As long as they remain the cause célèbre of the United Nations—and the United Nations alone—the Palestinian depiction of dialogue and negotiation as a form of betrayal will never be cast aside. Like the 1974 General Assembly resolution equating Zionism with racism or the 2001 Durban anti-racism conference that rounded on Israel, the publication of the blacklist by the UNHRC amounts to an attack on Israel’s legitimacy that no other member state would be expected to tolerate. Some 75 years after the creation of this world body, the contention that the legal and moral right of the Jewish people to a sovereign existence is inferior when compared to every other nationality in the world continues to haunt its deliberations.
Ben Cohen is a New York City-based journalist and author who writes a weekly column on Jewish and international affairs for JNS.
The U.N.’s Anti-Israel Blacklist: Myths & Facts on the “Settlements Database”
On March 24, 2016, at its 31st session, the United Nations Human Rights Council (HRC) adopted resolution 31/36 entitled “Israeli settlements in the Occupied Palestinian Territory, including East Jerusalem, and in the occupied Syrian Golan.”
The resolution requested the United Nations High Commissioner for Human Rights, in close consultation with the Working Group on the issue of human rights and transnational corporations and other business enterprises, to produce a database of all business enterprises that “directly and indirectly, enabled, facilitated and profited from the construction and growth of the settlements.” The database is to be updated annually.
The High Commissioner was instructed to submit the data in the form of a report to the Council at its March 2017 session, but he asked for the deadline to be delayed until December 2017. This deadline was missed by a month, and the report was submitted on January 26, 2018, but the database itself was not included due to a lack of resources, wrote the High Commissioner. His office identified 206 companies that fit the criteria of Resolution 31/36, but the office had not been able to communicate with all of them and expected the database would be published at some future date. Read More
Myths & Facts
1. MYTH: The UNHRC members who voted for the resolution and creation of this blacklist were motivated by concerns of human rights and international law.
Many of the countries which supported the blacklist have their own “occupation” problems, such as Morocco in Western Sahara.
FACT: The listed co-sponsors on the resolution creating the blacklist were virtually all tyrannies or other non-democracies with egregious records on human rights, who oppose any positive human rights mechanisms at the UN, including: Kuwait on behalf of the 22-member Arab Group, Pakistan on behalf of the 56-nation Organization of Islamic Cooperation, Sudan, Venezuela, Algeria, Bahrain, Bolivia, Chad, Cuba, Djibouti, Ecuador, Egypt, and Libya.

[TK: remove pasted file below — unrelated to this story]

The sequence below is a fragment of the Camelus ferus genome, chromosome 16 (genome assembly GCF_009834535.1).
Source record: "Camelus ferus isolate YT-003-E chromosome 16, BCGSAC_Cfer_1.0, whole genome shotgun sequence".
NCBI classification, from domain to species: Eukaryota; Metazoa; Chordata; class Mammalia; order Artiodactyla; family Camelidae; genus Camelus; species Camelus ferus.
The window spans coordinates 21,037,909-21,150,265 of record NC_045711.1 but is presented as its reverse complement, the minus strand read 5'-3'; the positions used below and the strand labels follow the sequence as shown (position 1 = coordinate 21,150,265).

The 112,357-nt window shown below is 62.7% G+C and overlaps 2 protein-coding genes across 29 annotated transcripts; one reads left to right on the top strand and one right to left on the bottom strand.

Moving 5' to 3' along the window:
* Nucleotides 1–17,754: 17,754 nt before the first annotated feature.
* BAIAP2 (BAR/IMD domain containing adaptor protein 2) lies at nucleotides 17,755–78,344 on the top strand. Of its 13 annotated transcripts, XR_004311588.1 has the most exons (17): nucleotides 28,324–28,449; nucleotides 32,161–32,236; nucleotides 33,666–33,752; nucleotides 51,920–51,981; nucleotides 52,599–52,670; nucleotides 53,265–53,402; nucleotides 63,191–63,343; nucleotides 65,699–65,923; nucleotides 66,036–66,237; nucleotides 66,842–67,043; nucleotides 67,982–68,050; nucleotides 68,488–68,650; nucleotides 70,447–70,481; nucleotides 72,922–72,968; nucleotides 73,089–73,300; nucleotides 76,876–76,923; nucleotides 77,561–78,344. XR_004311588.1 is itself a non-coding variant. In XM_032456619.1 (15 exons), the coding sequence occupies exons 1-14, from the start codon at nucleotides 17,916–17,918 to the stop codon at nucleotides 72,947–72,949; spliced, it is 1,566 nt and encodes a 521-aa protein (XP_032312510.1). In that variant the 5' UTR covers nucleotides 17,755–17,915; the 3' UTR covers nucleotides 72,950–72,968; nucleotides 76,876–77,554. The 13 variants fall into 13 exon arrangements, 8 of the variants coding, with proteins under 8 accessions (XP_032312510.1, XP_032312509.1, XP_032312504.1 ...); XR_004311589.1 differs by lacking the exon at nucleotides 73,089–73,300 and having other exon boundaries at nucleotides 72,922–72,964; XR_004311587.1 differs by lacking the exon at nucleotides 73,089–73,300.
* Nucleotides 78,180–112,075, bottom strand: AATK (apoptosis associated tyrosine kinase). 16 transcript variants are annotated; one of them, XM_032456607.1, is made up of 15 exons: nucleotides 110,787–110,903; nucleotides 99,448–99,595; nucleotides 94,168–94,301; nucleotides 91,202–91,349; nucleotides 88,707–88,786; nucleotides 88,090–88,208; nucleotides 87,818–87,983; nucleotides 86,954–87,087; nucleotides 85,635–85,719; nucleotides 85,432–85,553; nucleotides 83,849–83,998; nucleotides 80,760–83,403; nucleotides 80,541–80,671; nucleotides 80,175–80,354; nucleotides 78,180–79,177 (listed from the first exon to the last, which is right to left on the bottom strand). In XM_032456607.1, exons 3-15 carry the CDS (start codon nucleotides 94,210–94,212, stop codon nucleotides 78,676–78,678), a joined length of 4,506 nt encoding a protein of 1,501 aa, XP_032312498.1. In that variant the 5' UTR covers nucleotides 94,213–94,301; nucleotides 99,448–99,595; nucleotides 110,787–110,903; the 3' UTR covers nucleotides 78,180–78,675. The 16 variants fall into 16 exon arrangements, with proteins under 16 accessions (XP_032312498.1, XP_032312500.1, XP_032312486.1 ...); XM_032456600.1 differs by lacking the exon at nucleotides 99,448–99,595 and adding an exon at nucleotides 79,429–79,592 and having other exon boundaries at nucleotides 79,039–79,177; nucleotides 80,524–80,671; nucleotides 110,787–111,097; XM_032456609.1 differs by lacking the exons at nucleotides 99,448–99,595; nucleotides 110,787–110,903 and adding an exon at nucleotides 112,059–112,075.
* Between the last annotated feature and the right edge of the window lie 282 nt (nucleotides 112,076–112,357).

Likewise, most of the 32 countries who voted for resolution were also non-democracies, including Algeria, Bangladesh, Bolivia, Burundi, China, Congo, Côte d’Ivoire, Cuba, Ecuador, El Salvador, Ethiopia, Indonesia, Kyrgyzstan, Maldives, Morocco, Qatar, Russia, Saudi Arabia, United Arab Emirates, Venezuela and Viet Nam.
On the contrary, many of those voting for the resolution did so to deflect attention from their own abuses of human rights and international law, including:
Morocco voted for the resolution even as it Illegally occupies Western Sahara since 1974.
Russia voted for the resolution even as it illegally occupies Georgian territories of Abkazia and South Ossetia since 2008 and illlegally annexed Crimea from Ukraine in 2014.
China voted for the resolution even as it deprives Tibetans’ of basic freedoms, including freedom of speech, assembly, movement, and religion and exploits Tibet’s natural resources to benefit China, not Tibet and employs forced labor to produce goods exported to the United States. According to Chinese defector Chen Guangcheng, “many of the trappings of the [Christmas] holiday” are made by Chinese prisoners forced to work 10-15 hours a day who are harshly punished for failing to meet quotas. Workers at toy factories supplying Mattel, McDonalds and Disney regularly work more than double the amount of legally permitted overtime in inhuman conditions. Chinese vocational students as young as 16 are forced to work 12 hour days for months on end in factories producing computer components for global companies such as Hewlett-Packard and Apple in order to receive graduation certificates.